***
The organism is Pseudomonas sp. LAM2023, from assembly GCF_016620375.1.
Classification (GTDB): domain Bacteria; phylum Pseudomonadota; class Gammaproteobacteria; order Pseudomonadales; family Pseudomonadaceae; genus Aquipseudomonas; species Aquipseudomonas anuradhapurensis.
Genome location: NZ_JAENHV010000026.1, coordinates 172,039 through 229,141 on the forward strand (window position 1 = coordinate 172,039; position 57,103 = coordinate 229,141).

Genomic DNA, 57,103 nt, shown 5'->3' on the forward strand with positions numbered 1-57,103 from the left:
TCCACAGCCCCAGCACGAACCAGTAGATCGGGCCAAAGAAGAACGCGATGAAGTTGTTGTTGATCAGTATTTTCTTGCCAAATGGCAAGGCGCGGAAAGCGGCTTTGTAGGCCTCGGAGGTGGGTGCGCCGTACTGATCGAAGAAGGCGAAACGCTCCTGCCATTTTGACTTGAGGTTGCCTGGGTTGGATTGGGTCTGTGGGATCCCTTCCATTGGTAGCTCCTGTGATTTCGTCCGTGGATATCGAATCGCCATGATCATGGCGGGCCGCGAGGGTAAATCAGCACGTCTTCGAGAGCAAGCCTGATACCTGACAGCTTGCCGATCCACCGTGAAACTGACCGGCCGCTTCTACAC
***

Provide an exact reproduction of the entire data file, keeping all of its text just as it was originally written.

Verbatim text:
The organism is Pseudomonas sp. LAM2023, from assembly GCF_016620375.1.
Classification (GTDB): domain Bacteria; phylum Pseudomonadota; class Gammaproteobacteria; order Pseudomonadales; family Pseudomonadaceae; genus Aquipseudomonas; species Aquipseudomonas anuradhapurensis.
Genome location: NZ_JAENHV010000026.1, coordinates 172,039 through 229,141 on the forward strand (window position 1 = coordinate 172,039; position 57,103 = coordinate 229,141).

Genomic DNA, 57,103 nt, shown 5'->3' on the forward strand with positions numbered 1-57,103 from the left:
TCCACAGCCCCAGCACGAACCAGTAGATCGGGCCAAAGAAGAACGCGATGAAGTTGTTGTTGATCAGTATTTTCTTGCCAAATGGCAAGGCGCGGAAAGCGGCTTTGTAGGCCTCGGAGGTGGGTGCGCCGTACTGATCGAAGAAGGCGAAACGCTCCTGCCATTTTGACTTGAGGTTGCCTGGGTTGGATTGGGTCTGTGGGATCCCTTCCATTGGTAGCTCCTGTGATTTCGTCCGTGGATATCGAATCGCCATGATCATGGCGGGCCGCGAGGGTAAATCAGCACGTCTTCGAGAGCAAGCCTGATACCTGACAGCTTGCCGATCCACCGTGAAACTGACCGGCCGCTTCTACAC